Full instructions, dosage information and potential known side effects are all available in the leaflet that comes with the prescription product. If you require any advice or assistance with placing your order, please donâ€™t hesitate to contact our team.
How do I take/use this medicine?
Take Metformin exactly as directed by your doctor. Do not take more or less than instructed by your doctor.
Metformin must be taken regularly for it to work well. Do not stop taking it unless instructed by your doctor.
Metformin must be taken with food.
If you are taking an extended-release type of Metformin, swallow the tablet whole with food. Do not crush or chew the tablet.
What should I take note of while using/taking this medicine?
Some people, especially the elderly or those with kidney disease, may be more likely to develop a condition called "lactic acidosis" while on Metformin. You may be having "lactic acidosis" if you feel like vomiting, experience stomach pain or extreme tiredness, breathlessness and dizziness. Alert your doctor immediately if you experience any of these symptoms.
You may have been warned about hypoglycaemia. Hypoglycaemia is the medical term for low blood sugar. It is important to recognise the symptoms of hypoglycaemia and correct the low blood sugar level. If you don't, you may faint.
How do I know if I am experiencing hypoglycaemia?
Some of the symptoms of hypoglycaemia include dizziness, headache, shaky hands, feeling hungry, weak or confused, problems speaking. These symptoms are your body's way of warning you that your blood sugar is dangerously low.
What should I do if I am experiencing hypoglycaemia?
You should take a drink or food containing sugar (for example, fruit juice, soft drinks, sweets) at the first sign of hypoglycaemia. If your symptoms do not improve, get medical help. Keep some glucose tablets (also known as dextrose tablets) with you at all times.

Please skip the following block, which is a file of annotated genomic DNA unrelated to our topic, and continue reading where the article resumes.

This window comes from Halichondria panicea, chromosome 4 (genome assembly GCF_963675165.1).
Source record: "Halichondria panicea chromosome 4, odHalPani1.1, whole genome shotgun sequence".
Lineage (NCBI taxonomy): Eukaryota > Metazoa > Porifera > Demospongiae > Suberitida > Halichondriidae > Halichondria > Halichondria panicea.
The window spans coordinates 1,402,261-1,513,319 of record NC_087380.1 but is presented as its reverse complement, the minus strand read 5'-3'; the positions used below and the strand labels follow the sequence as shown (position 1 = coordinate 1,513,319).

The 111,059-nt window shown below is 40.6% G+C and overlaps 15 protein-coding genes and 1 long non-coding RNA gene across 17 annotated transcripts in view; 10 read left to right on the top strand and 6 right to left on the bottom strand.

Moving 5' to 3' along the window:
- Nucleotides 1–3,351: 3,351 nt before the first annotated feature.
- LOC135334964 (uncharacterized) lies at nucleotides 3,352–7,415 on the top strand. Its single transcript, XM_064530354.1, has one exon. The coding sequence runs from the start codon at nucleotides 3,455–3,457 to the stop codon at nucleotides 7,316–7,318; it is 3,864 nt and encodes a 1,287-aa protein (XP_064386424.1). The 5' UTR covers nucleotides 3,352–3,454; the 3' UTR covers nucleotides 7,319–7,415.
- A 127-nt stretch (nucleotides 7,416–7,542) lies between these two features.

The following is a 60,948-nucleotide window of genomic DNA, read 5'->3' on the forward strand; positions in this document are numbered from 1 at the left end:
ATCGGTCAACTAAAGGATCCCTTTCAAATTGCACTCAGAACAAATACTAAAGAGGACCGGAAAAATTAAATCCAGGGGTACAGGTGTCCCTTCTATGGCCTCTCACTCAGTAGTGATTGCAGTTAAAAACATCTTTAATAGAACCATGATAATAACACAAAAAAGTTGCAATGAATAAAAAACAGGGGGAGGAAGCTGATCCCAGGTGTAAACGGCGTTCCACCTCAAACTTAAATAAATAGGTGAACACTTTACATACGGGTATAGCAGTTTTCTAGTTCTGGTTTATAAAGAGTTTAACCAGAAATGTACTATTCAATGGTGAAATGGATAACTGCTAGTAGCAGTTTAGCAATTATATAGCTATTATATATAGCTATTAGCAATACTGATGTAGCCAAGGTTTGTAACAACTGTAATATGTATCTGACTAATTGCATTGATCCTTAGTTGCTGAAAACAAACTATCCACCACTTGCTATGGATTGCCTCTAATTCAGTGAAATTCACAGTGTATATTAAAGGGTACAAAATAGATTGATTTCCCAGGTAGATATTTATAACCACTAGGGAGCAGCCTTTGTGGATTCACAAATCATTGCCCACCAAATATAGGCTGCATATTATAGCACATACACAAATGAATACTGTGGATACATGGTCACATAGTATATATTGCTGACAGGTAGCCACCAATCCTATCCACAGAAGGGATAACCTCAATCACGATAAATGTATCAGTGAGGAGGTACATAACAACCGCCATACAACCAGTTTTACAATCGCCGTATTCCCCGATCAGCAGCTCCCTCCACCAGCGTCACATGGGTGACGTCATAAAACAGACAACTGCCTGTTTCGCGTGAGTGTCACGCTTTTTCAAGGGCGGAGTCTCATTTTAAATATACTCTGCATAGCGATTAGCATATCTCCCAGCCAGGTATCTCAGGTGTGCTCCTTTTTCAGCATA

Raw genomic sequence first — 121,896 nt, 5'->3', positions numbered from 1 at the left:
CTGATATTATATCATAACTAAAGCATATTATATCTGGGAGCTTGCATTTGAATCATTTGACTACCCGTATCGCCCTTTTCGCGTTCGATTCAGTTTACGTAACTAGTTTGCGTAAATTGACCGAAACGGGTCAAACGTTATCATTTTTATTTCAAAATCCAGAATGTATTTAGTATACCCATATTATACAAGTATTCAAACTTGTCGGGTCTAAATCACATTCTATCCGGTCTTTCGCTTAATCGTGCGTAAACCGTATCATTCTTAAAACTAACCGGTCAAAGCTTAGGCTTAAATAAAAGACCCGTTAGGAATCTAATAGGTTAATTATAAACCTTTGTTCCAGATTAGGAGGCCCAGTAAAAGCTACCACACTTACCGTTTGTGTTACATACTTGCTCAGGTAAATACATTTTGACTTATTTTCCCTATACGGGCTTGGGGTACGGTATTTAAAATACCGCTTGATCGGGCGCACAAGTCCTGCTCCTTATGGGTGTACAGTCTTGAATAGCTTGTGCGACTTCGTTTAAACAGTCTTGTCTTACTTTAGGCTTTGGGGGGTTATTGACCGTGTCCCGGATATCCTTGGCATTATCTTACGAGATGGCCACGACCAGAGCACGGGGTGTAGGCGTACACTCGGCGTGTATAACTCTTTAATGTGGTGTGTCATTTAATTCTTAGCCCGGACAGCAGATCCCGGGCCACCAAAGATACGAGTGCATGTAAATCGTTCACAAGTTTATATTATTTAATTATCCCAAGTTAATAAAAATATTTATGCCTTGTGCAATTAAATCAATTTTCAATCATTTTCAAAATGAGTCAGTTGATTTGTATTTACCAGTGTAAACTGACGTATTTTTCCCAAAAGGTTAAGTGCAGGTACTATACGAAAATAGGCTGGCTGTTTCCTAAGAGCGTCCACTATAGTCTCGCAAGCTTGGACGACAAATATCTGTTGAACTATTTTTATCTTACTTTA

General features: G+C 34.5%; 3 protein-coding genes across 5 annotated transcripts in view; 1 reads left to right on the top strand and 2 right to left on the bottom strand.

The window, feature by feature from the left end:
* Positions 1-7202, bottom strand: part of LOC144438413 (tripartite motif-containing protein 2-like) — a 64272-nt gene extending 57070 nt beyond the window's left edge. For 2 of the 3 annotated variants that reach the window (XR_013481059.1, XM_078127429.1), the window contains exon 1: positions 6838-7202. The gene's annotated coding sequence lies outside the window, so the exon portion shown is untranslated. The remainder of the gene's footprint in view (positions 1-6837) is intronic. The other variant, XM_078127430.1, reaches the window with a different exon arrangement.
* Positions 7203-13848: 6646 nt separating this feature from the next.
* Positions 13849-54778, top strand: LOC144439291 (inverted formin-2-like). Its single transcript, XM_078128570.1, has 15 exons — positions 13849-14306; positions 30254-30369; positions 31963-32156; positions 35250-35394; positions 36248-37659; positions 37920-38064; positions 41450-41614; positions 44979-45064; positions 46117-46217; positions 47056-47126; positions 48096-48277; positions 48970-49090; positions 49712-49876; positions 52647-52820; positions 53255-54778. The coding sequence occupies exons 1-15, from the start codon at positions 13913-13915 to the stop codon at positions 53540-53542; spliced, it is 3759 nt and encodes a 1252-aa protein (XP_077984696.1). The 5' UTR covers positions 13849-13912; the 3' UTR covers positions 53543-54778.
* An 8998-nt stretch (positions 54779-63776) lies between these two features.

When should I not use this medicine?
Metformin may not be suitable for you if you suffer from heart, liver, kidney, adrenal or pituitary disease.
Alert your doctor if you are pregnant or breastfeeding.
If you are going for an operation, dental work or any X-ray procedure in which a dye is injected, inform your doctor or dentist that you are taking Metformin. You may need to stop taking Metformin before the procedure and wait 48 hours to restart your medicine.
Are there any restrictions on the type of food I can take?
It is important for you to maintain a healthy diet and weight in order to help keep your diabetes under control.
Why do I need this medicine?
Metformin helps treat diabetes by reducing the amount of sugar you absorb from the food you eat. It also reduces the amount of sugar made by your liver. Metformin increases your body's response to insulin and this helps to keep your blood sugar in control.
Metformin is meant to be taken as part of a complete diabetes care programme that should include exercise, a healthy diet and regular monitoring of blood sugar levels.
What side effects could I experience?
You may experience some stomach discomfort such as nausea, vomiting, wind (gas), indigestion or diarrhoea. This is expected and will pass with time. Take Metformin with food as this will help reduce the stomach discomfort.
You may experience an unusual taste in the mouth while you are on Metformin.
If you are taking the extended-release type of Metformin, you may see a small tablet-shaped casing in your bowel movements. This is normal; do not be alarmed. This casing is just an empty shell; the medicine inside it has already been absorbed by your body.
How should I store this medicine?
Store in a cool, dry place away from the reach of children.
Medicines must not be used past the expiry date.
Can I take/use this with other medicines?
A type of heart medicine called beta-blockers may mask the symptoms of hypoglycaemia when taken with Metformin. Some examples of beta-blockers are metoprolol, atenolol and propranolol.
Inform your doctor if you are taking diuretics (medicines to remove excess water) such as hydrochlorothiazide; a group of heart medicine such as captopril or enalapril; a type of gastric medicine called cimetidine or birth control pills.
Always inform your doctor and pharmacist if you are taking any other medicines, including herbal tonics, supplements and medicines that you buy without a prescription.